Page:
Blouse by JH Zane
Shirt by Recto, top and skirt by JH Zane and shoes vintage
Neck band by J.W. Anderson
Skirt by Joseph, dress and shoes by Adam Jones
Dress by Adam Jones
Dress by Kyo Yun Park, shoes by Antoine & Lili
The word 'grotesque' in itself can be traced back to its Latin roots, 'grotto' and 'esque' - signifying elements that were hidden, dark, earthly, and visceral.
The images in 'A la Henna' have references derived from witch history and the witch hunts that played out a significant chapter in the history of Early Modern Europe. The stereotypical role of witches has been referenced again and again throughout history. As expounded by Sarah Williams in Damnable Practice: Witches, Dangerous Women,and Music in the Seventeenth Century, "witches' bodies were the location of grotesque scrutiny when trial documents report that suspicious old women were often examined for 'devil's marks'."
'A la Henna' has specific references: the striped details from Kyo Yun Park's dress, indirectly mirroring the striped stockings donned on a dead Wicked Witch of the East; first seen in the 1939 Wizard of Oz classic. The colour tone of the images also takes a cue from American photographer William Mortensen's 'Nude with Demon' from a series titled 'A Pictorial Compendium of Witchcraft'.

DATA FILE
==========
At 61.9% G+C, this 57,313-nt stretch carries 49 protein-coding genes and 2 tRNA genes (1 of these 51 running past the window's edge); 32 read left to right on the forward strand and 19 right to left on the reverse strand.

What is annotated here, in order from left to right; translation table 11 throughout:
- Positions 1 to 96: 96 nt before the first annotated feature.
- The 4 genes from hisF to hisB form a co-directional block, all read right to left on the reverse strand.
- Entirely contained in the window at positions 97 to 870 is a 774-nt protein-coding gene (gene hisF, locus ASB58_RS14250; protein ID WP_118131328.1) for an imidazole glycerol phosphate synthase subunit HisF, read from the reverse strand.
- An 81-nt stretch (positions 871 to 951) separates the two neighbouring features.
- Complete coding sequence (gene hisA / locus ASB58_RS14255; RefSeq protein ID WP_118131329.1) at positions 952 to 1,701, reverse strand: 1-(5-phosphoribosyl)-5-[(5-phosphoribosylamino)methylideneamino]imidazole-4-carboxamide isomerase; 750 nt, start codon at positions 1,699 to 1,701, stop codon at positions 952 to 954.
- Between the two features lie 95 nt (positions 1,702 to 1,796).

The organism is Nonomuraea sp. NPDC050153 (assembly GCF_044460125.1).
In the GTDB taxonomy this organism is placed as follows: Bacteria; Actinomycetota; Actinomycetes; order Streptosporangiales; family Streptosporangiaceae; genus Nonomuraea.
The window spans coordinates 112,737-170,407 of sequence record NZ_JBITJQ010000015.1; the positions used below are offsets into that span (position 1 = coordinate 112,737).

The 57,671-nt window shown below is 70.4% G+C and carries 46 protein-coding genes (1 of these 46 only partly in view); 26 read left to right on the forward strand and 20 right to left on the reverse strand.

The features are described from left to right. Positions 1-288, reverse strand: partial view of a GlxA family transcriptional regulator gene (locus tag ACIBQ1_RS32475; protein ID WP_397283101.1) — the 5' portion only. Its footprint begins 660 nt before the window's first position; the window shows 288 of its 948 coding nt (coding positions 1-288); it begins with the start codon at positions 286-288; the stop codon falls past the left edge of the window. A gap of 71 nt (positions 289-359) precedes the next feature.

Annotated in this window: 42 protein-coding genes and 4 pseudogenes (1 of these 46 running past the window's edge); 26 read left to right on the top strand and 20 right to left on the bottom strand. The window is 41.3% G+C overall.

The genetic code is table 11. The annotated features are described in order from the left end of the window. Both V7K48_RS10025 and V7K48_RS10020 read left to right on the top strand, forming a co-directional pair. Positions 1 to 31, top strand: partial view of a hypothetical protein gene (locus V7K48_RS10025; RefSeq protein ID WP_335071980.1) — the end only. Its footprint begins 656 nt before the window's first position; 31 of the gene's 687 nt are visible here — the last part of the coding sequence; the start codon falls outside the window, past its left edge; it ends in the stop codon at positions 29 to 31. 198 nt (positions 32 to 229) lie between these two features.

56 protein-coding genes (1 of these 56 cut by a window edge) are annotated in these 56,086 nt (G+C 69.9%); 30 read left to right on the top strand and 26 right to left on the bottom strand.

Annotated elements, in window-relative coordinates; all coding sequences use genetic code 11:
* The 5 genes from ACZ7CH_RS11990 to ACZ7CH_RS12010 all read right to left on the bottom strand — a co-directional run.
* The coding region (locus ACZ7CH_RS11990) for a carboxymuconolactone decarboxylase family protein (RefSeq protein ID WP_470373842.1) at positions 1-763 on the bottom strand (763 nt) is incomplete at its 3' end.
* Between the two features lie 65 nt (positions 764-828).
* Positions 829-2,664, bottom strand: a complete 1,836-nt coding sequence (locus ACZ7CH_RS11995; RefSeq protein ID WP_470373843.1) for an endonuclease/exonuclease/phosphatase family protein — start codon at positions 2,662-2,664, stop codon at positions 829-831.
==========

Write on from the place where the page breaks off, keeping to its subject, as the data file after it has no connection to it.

In a patriarchal society, the male gaze is - and has, for a majority of world history - been the predominant guide in dictating cultural norms of what female body image should entail. My body of work, however, explores an alternate femininity through capturing female body image through the eyes of women.
Whilst challenging predominantly male expectations, my images are intended to push ideas of a non-normative beauty through creating an environment that is somewhat unsettling; a contest between the familiar and unfamiliar.
A conscious decision of styling, hair, make-up and model - ironically feminine in nature - serves to further highlight the impact of normative feminine ideals that have constructed societal norms today. Although feminine elements are exploited throughout my work (as extended to the editorial 'A la Henna'), the final product does not sync with societal norms.
In 'A la Henna' I wanted to expand on the premises of an alternative femininity. Mikhail Baktain, a Russian philosopher, coined the term 'carnivalesque', referring to an abject group of bodies (such as conjoined twins and dwarfs) that were perceived as 'The Other' and subsequently, 'grotesque' in the eyes of the majority.